Fern_Canyon4

So I posted a Survey on Twitter and asked the followers of both of my Blogs to add their comments.  The Twitter Survey ran for a week with the following Results:

Survey_Results

Most of my blog followers are also on Twitter, so their votes are included above.  I agree  with the survey results: 48% of you say 3-4 films and 23% say 1-2 films.  Total for less is more: 71%.  So most of us agree that you cannot be an expert with dozens of films.  My husband said that his answer was 5+ films.  He really likes to find special films for special circumstance and does more experimentation than I do, which is a film multiplier.   @donkittle on Twitter wrote to me supporting different films for different situations also.  I typically shoot 3-4 different types of scenes/subjects.  So following this approach may explain why I only need/use 3-4 film types.  And I think that most photographers in that 71% are doing the same, typically shooting select films for their preferred subjects and no more.

I am open to experimentation on a limited basis, or using a certain film according to the conditions if I know that it will perform better (Delta 400) than my usual B&W (T-MAX 400).  We should all consider new films from time to time.  But film testing is time consuming, and I think that my days of trying new films are pretty much over once I’m done testing Kodak E100.  If I like the new E-6 film, then it will largely replace Portra 400, since ISO 100 films are better for travel (i.e. they survive possible airport X-ray mishaps better; also some film travel tips here and more here).  But since I already understand Portra 400, I can pull it off the shelf when I need it.  And although I don’t like the color balance of Portra 160 for my landscapes in general,  I can recommend it for Pinhole Cameras.  So another case of a special film for a special case.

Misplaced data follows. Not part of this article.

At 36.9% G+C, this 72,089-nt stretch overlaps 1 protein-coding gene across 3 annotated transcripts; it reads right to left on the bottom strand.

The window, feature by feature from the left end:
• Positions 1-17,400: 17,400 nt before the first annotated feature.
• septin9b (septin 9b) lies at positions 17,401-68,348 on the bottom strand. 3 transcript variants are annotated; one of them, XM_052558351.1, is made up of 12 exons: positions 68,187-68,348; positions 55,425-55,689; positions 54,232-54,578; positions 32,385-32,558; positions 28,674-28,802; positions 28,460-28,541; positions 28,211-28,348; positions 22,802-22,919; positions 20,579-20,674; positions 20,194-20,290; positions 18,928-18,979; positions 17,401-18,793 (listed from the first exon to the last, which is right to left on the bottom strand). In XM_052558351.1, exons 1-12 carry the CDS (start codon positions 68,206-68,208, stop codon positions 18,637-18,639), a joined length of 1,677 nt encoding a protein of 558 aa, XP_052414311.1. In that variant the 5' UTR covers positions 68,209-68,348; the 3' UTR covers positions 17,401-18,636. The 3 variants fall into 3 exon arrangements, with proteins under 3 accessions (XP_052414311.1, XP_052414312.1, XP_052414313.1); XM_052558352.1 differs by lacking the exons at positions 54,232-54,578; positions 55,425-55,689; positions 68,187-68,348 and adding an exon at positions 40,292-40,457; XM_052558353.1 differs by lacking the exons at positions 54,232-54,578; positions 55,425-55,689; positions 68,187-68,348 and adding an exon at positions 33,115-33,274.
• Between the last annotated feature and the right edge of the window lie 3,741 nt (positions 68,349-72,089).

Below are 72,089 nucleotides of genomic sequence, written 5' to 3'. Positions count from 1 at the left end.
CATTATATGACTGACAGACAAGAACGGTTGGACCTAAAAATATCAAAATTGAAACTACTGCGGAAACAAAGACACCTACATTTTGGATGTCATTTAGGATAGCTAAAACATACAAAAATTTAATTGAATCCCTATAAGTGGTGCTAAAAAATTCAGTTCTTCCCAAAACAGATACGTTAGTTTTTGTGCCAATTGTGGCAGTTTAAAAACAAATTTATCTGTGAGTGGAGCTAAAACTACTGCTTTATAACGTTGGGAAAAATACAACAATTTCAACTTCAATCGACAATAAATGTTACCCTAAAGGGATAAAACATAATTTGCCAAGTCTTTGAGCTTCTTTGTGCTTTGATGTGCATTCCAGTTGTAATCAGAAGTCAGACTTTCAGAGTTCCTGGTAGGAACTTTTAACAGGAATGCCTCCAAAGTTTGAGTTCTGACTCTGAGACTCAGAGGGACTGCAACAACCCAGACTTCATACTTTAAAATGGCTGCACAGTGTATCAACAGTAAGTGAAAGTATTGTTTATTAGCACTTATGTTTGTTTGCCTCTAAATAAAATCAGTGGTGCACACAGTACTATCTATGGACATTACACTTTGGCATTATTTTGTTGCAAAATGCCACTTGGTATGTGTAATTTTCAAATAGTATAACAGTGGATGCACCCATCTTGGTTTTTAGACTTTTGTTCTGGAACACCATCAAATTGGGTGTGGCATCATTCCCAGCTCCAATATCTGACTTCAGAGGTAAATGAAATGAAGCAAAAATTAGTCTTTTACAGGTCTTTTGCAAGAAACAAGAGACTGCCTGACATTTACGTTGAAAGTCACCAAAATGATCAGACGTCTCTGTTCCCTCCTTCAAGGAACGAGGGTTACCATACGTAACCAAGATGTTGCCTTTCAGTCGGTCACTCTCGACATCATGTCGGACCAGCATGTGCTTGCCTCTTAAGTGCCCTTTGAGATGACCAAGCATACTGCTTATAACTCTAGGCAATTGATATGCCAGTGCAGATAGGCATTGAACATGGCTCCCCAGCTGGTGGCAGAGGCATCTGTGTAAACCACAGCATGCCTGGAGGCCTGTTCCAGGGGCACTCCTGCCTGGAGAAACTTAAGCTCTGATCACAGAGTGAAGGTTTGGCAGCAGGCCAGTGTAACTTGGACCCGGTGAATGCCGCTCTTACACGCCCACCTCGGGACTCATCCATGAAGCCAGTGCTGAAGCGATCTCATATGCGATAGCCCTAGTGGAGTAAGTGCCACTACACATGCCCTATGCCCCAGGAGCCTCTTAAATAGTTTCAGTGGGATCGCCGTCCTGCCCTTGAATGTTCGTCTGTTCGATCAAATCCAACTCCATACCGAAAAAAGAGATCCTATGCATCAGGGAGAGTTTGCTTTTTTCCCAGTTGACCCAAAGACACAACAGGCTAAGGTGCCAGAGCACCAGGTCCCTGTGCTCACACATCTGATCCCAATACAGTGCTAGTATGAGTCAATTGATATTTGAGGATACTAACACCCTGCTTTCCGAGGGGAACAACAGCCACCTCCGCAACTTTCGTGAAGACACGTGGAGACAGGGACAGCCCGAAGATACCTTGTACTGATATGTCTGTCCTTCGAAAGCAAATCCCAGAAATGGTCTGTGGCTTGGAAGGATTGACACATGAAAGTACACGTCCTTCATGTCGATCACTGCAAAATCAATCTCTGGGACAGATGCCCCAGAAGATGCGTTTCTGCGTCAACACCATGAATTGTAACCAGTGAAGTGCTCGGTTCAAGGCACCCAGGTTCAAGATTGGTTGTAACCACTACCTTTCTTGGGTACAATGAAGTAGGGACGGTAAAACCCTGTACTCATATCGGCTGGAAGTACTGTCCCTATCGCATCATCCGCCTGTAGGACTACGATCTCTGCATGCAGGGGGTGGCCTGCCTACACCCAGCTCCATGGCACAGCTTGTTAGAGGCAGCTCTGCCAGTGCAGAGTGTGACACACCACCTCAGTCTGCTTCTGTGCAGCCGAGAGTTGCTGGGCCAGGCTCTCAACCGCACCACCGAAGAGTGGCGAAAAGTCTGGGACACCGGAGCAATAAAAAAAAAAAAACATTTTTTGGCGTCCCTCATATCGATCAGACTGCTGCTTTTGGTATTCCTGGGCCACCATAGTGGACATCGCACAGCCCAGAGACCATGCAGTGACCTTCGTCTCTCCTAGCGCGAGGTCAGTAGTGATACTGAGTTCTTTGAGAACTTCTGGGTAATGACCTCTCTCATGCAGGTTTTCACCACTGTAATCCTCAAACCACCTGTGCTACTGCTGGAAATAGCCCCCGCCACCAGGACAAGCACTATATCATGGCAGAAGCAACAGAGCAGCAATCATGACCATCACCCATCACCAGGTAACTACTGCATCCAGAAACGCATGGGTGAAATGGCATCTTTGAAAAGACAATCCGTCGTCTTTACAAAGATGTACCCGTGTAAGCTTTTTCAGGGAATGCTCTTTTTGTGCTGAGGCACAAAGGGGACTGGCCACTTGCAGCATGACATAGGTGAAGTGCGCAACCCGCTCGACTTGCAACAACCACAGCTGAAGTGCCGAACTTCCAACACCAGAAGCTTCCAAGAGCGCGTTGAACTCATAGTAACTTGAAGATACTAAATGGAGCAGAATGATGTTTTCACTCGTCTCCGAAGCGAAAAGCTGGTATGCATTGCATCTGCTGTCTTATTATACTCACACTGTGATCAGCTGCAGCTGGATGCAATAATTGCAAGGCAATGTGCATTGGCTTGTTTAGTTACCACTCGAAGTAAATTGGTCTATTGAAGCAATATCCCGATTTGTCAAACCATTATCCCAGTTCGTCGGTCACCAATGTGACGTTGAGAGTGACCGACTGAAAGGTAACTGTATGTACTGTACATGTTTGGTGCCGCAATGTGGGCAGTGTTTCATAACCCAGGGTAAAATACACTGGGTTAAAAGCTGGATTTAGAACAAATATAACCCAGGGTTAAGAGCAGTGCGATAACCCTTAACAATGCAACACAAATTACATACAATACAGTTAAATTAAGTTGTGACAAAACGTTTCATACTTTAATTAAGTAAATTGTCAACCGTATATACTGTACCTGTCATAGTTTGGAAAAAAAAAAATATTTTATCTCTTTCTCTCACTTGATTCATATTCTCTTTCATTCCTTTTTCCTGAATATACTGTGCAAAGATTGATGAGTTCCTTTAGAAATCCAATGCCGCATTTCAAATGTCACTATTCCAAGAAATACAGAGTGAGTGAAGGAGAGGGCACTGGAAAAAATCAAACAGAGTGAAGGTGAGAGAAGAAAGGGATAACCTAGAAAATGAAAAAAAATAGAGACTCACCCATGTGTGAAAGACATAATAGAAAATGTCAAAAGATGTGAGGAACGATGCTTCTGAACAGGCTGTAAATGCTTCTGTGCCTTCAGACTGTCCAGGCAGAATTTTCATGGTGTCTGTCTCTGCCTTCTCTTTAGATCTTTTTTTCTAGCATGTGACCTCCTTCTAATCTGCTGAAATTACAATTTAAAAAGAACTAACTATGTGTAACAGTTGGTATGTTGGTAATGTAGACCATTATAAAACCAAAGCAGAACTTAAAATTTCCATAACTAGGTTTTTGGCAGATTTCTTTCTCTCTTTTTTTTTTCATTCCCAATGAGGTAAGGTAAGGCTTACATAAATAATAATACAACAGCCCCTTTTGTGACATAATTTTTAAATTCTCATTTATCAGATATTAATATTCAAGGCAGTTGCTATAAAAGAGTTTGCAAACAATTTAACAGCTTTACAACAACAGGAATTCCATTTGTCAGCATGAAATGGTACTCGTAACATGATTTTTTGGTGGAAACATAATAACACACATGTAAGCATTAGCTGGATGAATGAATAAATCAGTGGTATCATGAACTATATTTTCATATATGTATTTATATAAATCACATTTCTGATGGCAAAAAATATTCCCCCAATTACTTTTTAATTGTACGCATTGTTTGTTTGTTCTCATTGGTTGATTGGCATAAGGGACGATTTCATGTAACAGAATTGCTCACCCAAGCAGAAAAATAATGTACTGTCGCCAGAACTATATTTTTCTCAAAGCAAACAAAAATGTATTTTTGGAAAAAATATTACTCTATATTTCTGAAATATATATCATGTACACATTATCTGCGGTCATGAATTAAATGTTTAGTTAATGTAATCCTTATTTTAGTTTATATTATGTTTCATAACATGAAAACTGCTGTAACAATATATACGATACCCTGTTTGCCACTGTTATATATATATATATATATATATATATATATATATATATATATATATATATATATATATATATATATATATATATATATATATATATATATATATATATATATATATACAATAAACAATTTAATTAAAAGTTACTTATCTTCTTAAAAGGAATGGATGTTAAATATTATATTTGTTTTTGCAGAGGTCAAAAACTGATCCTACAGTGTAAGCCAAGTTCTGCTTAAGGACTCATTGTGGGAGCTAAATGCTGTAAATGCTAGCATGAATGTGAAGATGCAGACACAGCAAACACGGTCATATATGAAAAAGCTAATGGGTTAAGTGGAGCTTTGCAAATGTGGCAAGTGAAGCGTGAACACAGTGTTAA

Now lets consider some Favorite Films of Famous Photographers.  I’ve tried researching this on the WEB.  Lot’s of discussion of gear (cameras, lenses, etc), but very little on Films used by the Famous.  So isn’t Film part of your Gear?  Isn’t that why we choose certain films for certain circumstances?   Hey, if you become famous, please include preferred Film Types in your Gear……..  Here’s what I found after a few hours of searching for a some of my Favorites who considered the Film a part of their Gear:

I realize that it may be harder to find this information for deceased Photographers. But if you are still alive, please let us know what type of film you most recently used (even if you have switched to digital).

A Final Thought from the Weston Interview linked above:

“…..If you use a film long enough, you get to know its characteristics. I don’t use a meter, I just know the light…..”

 

 

 

 

 

Silberra PAN 160

As part of my Arizona Project, I am testing some films.  Some completely new, like Silberra PAN 160 and PAN 100;  and films new to me like Ilford FP4.

 

 

Silberra is a new Russian film that has been in development for 10+ years.  I backed it in Indiegogo.  Today I’m posting results from my journey around the Phoenix area: Below, Four Peaks……..

4Peaks_Enhanced

I’ve discussed on my Photo Diary, some problems that I’ve experienced with Silberra Film (and similarly with Ferrania P30).  My main problem was controlling the contrast and exposure.  All of the images here have been adjusted significantly in PhotoShop.  I am largely a T-MAX 400 + Ilford user (especially SFX-200).

 

So I am posing the question here (also on Twitter as a survey):  How many types of film is it possible to be an expert user?  I like supporting new films, but I’m really into getting my best results that can also be printed in the darkroom without a tremendous effort in manipulation.

Print your comments here and I will include them in a future article: